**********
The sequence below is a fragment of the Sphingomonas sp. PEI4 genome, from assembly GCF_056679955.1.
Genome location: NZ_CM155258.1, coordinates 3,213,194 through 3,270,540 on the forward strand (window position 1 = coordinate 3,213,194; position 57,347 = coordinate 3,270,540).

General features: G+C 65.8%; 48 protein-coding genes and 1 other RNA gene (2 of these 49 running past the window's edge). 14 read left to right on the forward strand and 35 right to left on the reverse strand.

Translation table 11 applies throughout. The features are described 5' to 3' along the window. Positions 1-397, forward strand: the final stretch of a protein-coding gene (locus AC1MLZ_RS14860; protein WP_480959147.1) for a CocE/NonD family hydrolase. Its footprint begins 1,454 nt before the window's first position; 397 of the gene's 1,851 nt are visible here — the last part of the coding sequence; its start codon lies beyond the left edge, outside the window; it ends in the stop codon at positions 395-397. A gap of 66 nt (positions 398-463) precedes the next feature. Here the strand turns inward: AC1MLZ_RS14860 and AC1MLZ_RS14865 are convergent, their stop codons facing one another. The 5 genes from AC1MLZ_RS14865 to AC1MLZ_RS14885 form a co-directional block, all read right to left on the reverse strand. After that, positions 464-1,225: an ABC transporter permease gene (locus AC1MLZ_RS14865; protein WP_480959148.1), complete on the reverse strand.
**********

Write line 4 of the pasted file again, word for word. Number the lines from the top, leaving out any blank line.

Translation table 11 applies throughout. The features are described 5' to 3' along the window. Positions 1-397, forward strand: the final stretch of a protein-coding gene (locus AC1MLZ_RS14860; protein WP_480959147.1) for a CocE/NonD family hydrolase. Its footprint begins 1,454 nt before the window's first position; 397 of the gene's 1,851 nt are visible here — the last part of the coding sequence; its start codon lies beyond the left edge, outside the window; it ends in the stop codon at positions 395-397. A gap of 66 nt (positions 398-463) precedes the next feature. Here the strand turns inward: AC1MLZ_RS14860 and AC1MLZ_RS14865 are convergent, their stop codons facing one another. The 5 genes from AC1MLZ_RS14865 to AC1MLZ_RS14885 form a co-directional block, all read right to left on the reverse strand. After that, positions 464-1,225: an ABC transporter permease gene (locus AC1MLZ_RS14865; protein WP_480959148.1), complete on the reverse strand.